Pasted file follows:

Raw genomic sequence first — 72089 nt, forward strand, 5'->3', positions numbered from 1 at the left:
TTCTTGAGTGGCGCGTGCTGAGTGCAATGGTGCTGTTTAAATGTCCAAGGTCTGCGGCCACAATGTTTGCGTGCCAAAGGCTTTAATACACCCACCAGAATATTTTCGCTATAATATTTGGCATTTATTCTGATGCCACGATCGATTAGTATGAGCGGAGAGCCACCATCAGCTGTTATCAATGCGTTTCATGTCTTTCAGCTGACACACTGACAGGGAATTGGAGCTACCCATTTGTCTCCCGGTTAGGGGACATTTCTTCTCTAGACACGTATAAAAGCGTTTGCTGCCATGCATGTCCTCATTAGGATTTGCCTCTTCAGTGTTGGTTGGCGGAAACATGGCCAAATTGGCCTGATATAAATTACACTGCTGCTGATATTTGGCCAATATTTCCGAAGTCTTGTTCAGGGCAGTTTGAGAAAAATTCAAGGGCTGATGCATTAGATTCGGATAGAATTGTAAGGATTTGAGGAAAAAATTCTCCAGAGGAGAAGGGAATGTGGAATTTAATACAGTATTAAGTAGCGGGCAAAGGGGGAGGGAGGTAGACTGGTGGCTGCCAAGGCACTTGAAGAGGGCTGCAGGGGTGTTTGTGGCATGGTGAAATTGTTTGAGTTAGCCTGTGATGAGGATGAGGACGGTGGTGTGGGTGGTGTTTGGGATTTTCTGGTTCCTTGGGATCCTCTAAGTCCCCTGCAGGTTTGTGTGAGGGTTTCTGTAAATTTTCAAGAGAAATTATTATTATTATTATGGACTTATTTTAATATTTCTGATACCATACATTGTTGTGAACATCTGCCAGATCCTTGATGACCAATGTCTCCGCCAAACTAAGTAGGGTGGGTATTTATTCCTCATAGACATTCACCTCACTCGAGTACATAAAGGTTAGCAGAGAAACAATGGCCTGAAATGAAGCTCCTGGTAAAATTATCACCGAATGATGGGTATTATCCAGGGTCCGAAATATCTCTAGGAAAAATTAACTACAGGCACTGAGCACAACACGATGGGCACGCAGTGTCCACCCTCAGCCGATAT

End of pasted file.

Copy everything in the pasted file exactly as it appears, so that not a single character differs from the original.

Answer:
Raw genomic sequence first — 72089 nt, forward strand, 5'->3', positions numbered from 1 at the left:
TTCTTGAGTGGCGCGTGCTGAGTGCAATGGTGCTGTTTAAATGTCCAAGGTCTGCGGCCACAATGTTTGCGTGCCAAAGGCTTTAATACACCCACCAGAATATTTTCGCTATAATATTTGGCATTTATTCTGATGCCACGATCGATTAGTATGAGCGGAGAGCCACCATCAGCTGTTATCAATGCGTTTCATGTCTTTCAGCTGACACACTGACAGGGAATTGGAGCTACCCATTTGTCTCCCGGTTAGGGGACATTTCTTCTCTAGACACGTATAAAAGCGTTTGCTGCCATGCATGTCCTCATTAGGATTTGCCTCTTCAGTGTTGGTTGGCGGAAACATGGCCAAATTGGCCTGATATAAATTACACTGCTGCTGATATTTGGCCAATATTTCCGAAGTCTTGTTCAGGGCAGTTTGAGAAAAATTCAAGGGCTGATGCATTAGATTCGGATAGAATTGTAAGGATTTGAGGAAAAAATTCTCCAGAGGAGAAGGGAATGTGGAATTTAATACAGTATTAAGTAGCGGGCAAAGGGGGAGGGAGGTAGACTGGTGGCTGCCAAGGCACTTGAAGAGGGCTGCAGGGGTGTTTGTGGCATGGTGAAATTGTTTGAGTTAGCCTGTGATGAGGATGAGGACGGTGGTGTGGGTGGTGTTTGGGATTTTCTGGTTCCTTGGGATCCTCTAAGTCCCCTGCAGGTTTGTGTGAGGGTTTCTGTAAATTTTCAAGAGAAATTATTATTATTATTATGGACTTATTTTAATATTTCTGATACCATACATTGTTGTGAACATCTGCCAGATCCTTGATGACCAATGTCTCCGCCAAACTAAGTAGGGTGGGTATTTATTCCTCATAGACATTCACCTCACTCGAGTACATAAAGGTTAGCAGAGAAACAATGGCCTGAAATGAAGCTCCTGGTAAAATTATCACCGAATGATGGGTATTATCCAGGGTCCGAAATATCTCTAGGAAAAATTAACTACAGGCACTGAGCACAACACGATGGGCACGCAGTGTCCACCCTCAGCCGATAT